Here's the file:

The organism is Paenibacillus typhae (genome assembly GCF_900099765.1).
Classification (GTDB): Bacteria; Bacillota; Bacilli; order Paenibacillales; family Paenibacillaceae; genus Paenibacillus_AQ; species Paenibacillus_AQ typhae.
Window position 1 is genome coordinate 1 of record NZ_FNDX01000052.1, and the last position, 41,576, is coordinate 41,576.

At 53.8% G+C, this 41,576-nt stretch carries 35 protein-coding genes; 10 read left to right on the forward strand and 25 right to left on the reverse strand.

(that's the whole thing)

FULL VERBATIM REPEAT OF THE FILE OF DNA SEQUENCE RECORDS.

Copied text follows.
The organism is Paenibacillus typhae (genome assembly GCF_900099765.1).
Classification (GTDB): Bacteria; Bacillota; Bacilli; order Paenibacillales; family Paenibacillaceae; genus Paenibacillus_AQ; species Paenibacillus_AQ typhae.
Window position 1 is genome coordinate 1 of record NZ_FNDX01000052.1, and the last position, 41,576, is coordinate 41,576.

At 53.8% G+C, this 41,576-nt stretch carries 35 protein-coding genes; 10 read left to right on the forward strand and 25 right to left on the reverse strand.